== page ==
Mystics typically report experiences and insights that are well outside of consensus reality and what’s considered normal. So why are they not considered insane? What’s the difference between mysticism and insanity?
There may be several reasons.
Although mysticism is fringe, it’s often culturally accepted. There is a tradition for it in most cultures.
Mystics talk about God and Spirit, and our culture gives us a larger leeway when we talk about that topic.
Mystics often report similar experiences and insights to each other. In the essence, there is a universality.
Mystics are usually well-functioning people. They typically manage their life and relate to other people in a way that’s not a problem for others or society.
To the extent mystics are empathic, kind, and perhaps have some wisdom, they are given some leeway if what they talk about sometimes sounds odd.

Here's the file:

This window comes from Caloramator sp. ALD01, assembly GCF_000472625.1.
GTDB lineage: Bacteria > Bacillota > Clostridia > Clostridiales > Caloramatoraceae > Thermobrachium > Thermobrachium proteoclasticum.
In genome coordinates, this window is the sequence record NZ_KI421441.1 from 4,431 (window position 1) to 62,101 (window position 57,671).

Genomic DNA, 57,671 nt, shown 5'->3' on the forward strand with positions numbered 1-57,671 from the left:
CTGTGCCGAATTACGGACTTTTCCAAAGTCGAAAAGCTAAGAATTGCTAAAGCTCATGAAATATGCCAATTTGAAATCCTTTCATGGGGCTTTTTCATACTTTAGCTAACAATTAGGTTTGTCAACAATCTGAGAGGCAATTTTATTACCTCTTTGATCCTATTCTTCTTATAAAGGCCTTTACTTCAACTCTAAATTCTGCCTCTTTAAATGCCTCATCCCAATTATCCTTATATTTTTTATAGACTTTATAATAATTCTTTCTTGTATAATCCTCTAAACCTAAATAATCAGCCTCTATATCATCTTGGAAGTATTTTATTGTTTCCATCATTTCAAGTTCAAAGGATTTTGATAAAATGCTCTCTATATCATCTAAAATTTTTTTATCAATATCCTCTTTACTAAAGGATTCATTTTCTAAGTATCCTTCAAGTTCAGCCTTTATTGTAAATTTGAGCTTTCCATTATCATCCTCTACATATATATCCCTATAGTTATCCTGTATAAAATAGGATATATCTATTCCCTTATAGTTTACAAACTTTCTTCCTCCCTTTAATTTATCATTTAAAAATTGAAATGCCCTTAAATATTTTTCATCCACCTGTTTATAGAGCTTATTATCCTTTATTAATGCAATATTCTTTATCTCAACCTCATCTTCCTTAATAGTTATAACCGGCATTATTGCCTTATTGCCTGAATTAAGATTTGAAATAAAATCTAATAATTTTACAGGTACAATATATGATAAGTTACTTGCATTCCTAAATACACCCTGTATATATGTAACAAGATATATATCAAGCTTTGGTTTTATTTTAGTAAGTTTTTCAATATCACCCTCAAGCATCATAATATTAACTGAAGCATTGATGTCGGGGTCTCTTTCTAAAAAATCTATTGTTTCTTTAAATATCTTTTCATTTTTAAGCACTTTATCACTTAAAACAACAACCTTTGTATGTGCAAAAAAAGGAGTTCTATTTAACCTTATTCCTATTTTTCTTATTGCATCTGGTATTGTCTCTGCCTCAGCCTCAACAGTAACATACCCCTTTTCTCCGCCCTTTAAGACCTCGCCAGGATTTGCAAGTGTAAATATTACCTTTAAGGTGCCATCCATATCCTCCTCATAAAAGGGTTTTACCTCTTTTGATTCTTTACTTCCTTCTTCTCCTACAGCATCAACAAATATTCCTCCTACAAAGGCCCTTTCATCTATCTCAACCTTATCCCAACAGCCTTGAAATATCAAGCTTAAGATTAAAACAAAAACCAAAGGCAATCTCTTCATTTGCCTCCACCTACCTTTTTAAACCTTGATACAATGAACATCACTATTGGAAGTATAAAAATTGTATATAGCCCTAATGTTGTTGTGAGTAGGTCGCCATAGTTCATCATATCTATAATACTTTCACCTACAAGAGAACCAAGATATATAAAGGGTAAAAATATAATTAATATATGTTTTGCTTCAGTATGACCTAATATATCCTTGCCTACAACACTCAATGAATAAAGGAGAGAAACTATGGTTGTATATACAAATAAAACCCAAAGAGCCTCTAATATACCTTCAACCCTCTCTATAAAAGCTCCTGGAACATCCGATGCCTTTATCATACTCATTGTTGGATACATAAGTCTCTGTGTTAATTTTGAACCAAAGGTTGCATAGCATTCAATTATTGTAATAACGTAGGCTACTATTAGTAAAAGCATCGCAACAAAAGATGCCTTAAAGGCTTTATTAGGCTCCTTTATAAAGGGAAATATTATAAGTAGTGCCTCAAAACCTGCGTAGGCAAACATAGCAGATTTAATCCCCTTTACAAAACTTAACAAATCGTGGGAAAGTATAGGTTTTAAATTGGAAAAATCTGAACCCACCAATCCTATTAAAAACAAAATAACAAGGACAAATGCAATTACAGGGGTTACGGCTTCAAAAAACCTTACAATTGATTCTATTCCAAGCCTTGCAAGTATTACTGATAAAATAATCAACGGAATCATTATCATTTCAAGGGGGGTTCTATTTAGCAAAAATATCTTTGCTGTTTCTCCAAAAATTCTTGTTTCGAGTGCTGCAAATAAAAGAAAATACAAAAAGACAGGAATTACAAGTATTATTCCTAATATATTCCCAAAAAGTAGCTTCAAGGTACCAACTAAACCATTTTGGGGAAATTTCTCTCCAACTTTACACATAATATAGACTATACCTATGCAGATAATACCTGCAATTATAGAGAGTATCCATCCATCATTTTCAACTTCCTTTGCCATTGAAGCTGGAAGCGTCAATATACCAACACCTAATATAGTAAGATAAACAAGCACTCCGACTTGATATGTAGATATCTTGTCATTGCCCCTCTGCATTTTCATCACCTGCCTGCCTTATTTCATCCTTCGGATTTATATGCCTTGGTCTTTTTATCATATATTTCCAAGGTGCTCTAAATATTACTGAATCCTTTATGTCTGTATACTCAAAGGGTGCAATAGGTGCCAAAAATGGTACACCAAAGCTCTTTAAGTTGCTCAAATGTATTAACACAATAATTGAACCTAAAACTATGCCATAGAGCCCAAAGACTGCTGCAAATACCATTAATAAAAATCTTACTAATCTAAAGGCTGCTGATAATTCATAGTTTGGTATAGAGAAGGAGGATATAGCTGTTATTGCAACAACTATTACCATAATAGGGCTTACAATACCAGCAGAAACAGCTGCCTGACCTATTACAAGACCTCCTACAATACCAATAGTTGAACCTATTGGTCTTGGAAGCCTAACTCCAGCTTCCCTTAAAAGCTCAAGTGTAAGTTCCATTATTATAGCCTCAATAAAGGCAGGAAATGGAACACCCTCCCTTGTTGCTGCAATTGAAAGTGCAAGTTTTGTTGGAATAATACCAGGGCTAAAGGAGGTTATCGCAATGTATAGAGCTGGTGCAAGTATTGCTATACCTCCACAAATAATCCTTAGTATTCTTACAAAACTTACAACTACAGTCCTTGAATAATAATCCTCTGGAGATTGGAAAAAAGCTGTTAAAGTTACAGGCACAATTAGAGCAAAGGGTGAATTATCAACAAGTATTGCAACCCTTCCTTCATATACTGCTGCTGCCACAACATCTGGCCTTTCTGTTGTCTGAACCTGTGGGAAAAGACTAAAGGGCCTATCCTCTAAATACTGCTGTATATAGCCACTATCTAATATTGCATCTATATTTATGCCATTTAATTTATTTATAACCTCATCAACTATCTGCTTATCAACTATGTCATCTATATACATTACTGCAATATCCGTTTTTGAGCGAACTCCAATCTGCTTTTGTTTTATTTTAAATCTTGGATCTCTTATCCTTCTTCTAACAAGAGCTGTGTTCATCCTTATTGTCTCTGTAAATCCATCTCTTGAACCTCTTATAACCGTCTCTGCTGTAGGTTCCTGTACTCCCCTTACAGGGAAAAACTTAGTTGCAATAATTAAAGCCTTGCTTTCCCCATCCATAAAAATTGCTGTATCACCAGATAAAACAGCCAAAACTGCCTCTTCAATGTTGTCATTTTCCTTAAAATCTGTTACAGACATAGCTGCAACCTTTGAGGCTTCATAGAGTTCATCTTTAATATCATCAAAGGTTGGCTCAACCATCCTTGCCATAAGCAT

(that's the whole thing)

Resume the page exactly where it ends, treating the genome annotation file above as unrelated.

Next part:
And perhaps most importantly, it depends on how we relate to our experiences and insights and what stories we tell about it.
To the extent mystics are intellectually honest, they appear more sane and ordinary even if what they report is out of the ordinary.
In my case, I emphasize the pragmatics of it – practices and what they can do for us at a very human level.
On the rare occasions I talk about my own out-of-the-ordinary experiences, I have evaluated my audience and wouldn’t talk about it unless I know they understand or have a genuine personal interest. I also often preface by saying I know it sounds weird, I am clear that I hold my stories and interpretations about it very lightly, and I find ways to talk about it that are as down-to-earth as possible.